St. Petersburg Paradox

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Anonymous

St. Petersburg Paradox 2016-01-10 01:57:13 Post No. 7772653

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St. Petersburg Paradox 2016-01-10 01:57:13 Post No. 7772653

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https://en.wikipedia.org/wiki/St._Petersburg_paradox

If I understand this paradox, the game has an infinite expected value, implying that you should pay any amount to play it. Given enough time, you'll always eventually win.

The proposed solutions to the paradox all seem to be based on the idea that the player wouldn't have infinite money to start with, therefore, he couldn't play long enough to actually get ahead.

I think there's something missing from these solutions, though. Even if the player did have infinite money to start, there is still some average payout over time. There's no way that average is "infinity." I ran some simulations and after many millions of games, the average payout is about $13. I'm now trying to figure out why that is. Any ideas?

Intuitively, that number seems about right. I wouldn't pay $20 to play the game, regardless of the size of my bankroll.

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hump

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Not a mathmatician, but this actually really interests me. Can any smart people give me a 5-year-old's explanation of some of the proposed solutions?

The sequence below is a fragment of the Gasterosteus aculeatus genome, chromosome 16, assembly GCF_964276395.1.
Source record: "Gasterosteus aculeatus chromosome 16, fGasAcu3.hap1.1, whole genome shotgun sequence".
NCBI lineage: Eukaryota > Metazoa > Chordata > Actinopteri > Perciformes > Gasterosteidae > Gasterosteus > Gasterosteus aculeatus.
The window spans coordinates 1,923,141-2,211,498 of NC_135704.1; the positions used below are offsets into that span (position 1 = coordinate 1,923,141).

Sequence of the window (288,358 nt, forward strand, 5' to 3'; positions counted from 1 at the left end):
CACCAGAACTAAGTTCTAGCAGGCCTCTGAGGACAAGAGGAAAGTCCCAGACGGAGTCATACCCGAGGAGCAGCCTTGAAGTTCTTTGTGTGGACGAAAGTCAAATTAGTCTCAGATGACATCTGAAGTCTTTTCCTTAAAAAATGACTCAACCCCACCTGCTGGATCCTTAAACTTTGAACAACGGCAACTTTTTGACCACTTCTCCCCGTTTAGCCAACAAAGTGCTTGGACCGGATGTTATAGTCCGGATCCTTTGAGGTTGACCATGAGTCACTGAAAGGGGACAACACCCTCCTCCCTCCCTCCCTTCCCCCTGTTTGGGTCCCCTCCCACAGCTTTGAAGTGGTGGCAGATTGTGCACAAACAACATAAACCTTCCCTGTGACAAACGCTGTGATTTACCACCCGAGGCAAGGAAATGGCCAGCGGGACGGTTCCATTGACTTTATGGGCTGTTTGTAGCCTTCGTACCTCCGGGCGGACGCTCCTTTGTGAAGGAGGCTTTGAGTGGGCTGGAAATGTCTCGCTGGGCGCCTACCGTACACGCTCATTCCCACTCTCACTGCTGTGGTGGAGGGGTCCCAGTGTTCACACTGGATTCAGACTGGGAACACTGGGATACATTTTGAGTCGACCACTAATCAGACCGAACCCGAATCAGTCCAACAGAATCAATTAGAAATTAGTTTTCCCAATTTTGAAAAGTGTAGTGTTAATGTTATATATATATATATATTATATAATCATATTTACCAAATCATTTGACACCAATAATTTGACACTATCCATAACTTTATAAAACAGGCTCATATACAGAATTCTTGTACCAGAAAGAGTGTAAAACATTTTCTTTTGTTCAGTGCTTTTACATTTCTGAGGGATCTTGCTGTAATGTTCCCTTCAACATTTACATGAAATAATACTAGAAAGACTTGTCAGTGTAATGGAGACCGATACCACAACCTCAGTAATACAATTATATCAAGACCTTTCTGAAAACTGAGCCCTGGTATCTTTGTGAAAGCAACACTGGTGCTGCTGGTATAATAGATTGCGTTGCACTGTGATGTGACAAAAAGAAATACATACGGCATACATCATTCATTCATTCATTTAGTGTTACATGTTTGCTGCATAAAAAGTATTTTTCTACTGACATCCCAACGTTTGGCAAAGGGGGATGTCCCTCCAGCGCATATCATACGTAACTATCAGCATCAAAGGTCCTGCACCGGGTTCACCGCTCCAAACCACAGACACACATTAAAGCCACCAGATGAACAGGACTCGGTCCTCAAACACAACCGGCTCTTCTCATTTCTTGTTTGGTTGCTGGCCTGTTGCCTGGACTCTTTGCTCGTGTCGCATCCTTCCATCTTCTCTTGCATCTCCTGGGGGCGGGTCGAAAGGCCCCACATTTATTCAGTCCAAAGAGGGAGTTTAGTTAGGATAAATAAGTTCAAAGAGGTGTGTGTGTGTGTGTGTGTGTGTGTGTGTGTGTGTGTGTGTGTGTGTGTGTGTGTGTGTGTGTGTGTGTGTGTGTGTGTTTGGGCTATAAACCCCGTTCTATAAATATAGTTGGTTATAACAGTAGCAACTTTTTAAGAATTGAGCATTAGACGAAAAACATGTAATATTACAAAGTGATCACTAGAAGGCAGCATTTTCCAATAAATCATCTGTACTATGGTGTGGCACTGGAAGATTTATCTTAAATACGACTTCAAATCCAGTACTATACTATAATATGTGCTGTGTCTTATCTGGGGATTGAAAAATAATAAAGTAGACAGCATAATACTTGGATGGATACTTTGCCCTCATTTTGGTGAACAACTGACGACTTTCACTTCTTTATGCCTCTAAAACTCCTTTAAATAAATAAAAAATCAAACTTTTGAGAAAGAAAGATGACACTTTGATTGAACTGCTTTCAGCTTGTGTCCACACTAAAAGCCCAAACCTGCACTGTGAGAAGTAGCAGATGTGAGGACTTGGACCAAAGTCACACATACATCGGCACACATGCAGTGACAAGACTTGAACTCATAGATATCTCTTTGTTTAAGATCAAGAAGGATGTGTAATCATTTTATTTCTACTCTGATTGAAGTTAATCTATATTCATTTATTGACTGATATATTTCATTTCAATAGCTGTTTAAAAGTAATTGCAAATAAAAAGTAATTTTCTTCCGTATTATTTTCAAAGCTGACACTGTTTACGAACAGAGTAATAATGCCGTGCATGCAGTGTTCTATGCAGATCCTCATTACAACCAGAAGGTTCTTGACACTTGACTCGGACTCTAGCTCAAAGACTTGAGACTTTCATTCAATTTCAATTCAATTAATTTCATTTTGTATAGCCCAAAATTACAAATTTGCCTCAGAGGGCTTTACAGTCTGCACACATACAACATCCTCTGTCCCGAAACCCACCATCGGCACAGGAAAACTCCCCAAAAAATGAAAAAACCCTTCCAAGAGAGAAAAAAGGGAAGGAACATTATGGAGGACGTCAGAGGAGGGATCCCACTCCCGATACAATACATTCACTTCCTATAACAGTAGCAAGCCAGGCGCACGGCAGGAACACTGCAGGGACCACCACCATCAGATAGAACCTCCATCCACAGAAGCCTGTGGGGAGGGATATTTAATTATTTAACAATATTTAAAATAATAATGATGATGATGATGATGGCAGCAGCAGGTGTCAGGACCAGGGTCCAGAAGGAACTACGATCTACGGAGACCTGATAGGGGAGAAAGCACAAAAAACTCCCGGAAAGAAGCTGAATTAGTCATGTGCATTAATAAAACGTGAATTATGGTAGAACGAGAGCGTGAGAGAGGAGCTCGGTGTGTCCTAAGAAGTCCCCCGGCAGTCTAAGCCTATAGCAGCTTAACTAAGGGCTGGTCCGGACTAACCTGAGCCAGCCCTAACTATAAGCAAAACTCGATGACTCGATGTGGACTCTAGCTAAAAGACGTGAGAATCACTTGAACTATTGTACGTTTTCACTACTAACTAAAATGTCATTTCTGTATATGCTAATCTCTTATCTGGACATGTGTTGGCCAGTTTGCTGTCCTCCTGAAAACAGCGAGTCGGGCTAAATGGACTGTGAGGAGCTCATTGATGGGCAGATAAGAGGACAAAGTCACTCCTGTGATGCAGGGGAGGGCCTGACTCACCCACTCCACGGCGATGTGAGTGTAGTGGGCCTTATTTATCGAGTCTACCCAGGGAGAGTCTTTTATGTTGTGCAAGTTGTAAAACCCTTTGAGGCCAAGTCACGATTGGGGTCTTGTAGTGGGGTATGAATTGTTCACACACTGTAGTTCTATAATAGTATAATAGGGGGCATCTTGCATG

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>>7772653

I think it's just not a well-behaved problem, so not even millions of games are enough to be statistically significant. The expected value is infinity, but so is the standard deviation.

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>>7772712

So how do you answer the paradox's original question, which is "how much should you pay to play the game?"

Do you just say that the question has no answer?

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>>7772653

>something missing

They just tell you half the story. They tell you that the expected value tends to infinity but they don't tell you that as [math]k[/math] approaches infinity, your chances of winning again approach 0.

Thus, the only way of actually winning 'infinite' money is to pay them an infinitesimal amount of money. Give them a cent, perhaps. Anything beyond that will never approach infinity, anything more than 2 dollars would be meh, and anything beyond 8 dollars is irresponsible because the chances of getting your money back by then would be 1/4 and to get a profit 1/8.

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The problem is solved by introducing utility theory. The main idea is that money had decreasing marginal returns on utility. If M is the dollar amount of the payout, then it gives us u=log (M) utils of happiness. Economic research that human utility functions usually have a positive first derivative (nonsatiety) and negative second derivative (concavity), so u=log(M) is a good choice for a utility function.

Under this paradigm the amount to pay for the game is the amount [math]E[\math] that gives an equal utility as the payoff ie

[math] \logE= \sum \limits_{n=1}^{\infty} \frac{\log{2^n}}{2^n} [\math]

Thus the amount to pay for the game is E=$4

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>>7772717

No, the paradox is, what is the best course of action if you are offered the wager?